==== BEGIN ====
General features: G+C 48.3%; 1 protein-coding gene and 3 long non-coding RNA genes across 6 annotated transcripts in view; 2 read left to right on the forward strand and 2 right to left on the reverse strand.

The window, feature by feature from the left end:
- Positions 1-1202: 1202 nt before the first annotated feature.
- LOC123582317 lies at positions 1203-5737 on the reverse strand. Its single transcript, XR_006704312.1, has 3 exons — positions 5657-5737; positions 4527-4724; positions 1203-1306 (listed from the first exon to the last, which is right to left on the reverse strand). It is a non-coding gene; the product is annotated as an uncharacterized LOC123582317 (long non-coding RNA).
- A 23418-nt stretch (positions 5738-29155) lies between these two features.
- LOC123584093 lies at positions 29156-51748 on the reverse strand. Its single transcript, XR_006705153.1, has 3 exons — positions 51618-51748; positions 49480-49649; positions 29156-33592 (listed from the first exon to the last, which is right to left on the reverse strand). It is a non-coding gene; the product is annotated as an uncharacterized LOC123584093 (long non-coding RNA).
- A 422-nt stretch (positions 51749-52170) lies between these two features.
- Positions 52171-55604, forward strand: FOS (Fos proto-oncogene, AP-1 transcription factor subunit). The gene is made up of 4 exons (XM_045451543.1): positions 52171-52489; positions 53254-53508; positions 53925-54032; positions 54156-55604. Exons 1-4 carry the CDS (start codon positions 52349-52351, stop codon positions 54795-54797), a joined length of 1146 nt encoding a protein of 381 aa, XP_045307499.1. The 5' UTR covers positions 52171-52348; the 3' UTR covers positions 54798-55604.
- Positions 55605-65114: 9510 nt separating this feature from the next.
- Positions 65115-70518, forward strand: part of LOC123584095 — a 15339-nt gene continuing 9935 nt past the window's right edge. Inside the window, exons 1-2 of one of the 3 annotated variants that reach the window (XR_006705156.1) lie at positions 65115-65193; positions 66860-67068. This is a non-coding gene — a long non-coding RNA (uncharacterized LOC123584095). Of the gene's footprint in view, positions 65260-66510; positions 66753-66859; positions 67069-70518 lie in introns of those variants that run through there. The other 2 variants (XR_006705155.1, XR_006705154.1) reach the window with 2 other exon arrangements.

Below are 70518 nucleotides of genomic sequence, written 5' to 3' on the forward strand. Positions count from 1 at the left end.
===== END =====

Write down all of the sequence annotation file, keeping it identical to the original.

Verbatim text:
General features: G+C 48.3%; 1 protein-coding gene and 3 long non-coding RNA genes across 6 annotated transcripts in view; 2 read left to right on the forward strand and 2 right to left on the reverse strand.

The window, feature by feature from the left end:
- Positions 1-1202: 1202 nt before the first annotated feature.
- LOC123582317 lies at positions 1203-5737 on the reverse strand. Its single transcript, XR_006704312.1, has 3 exons — positions 5657-5737; positions 4527-4724; positions 1203-1306 (listed from the first exon to the last, which is right to left on the reverse strand). It is a non-coding gene; the product is annotated as an uncharacterized LOC123582317 (long non-coding RNA).
- A 23418-nt stretch (positions 5738-29155) lies between these two features.
- LOC123584093 lies at positions 29156-51748 on the reverse strand. Its single transcript, XR_006705153.1, has 3 exons — positions 51618-51748; positions 49480-49649; positions 29156-33592 (listed from the first exon to the last, which is right to left on the reverse strand). It is a non-coding gene; the product is annotated as an uncharacterized LOC123584093 (long non-coding RNA).
- A 422-nt stretch (positions 51749-52170) lies between these two features.
- Positions 52171-55604, forward strand: FOS (Fos proto-oncogene, AP-1 transcription factor subunit). The gene is made up of 4 exons (XM_045451543.1): positions 52171-52489; positions 53254-53508; positions 53925-54032; positions 54156-55604. Exons 1-4 carry the CDS (start codon positions 52349-52351, stop codon positions 54795-54797), a joined length of 1146 nt encoding a protein of 381 aa, XP_045307499.1. The 5' UTR covers positions 52171-52348; the 3' UTR covers positions 54798-55604.
- Positions 55605-65114: 9510 nt separating this feature from the next.
- Positions 65115-70518, forward strand: part of LOC123584095 — a 15339-nt gene continuing 9935 nt past the window's right edge. Inside the window, exons 1-2 of one of the 3 annotated variants that reach the window (XR_006705156.1) lie at positions 65115-65193; positions 66860-67068. This is a non-coding gene — a long non-coding RNA (uncharacterized LOC123584095). Of the gene's footprint in view, positions 65260-66510; positions 66753-66859; positions 67069-70518 lie in introns of those variants that run through there. The other 2 variants (XR_006705155.1, XR_006705154.1) reach the window with 2 other exon arrangements.

Below are 70518 nucleotides of genomic sequence, written 5' to 3' on the forward strand. Positions count from 1 at the left end.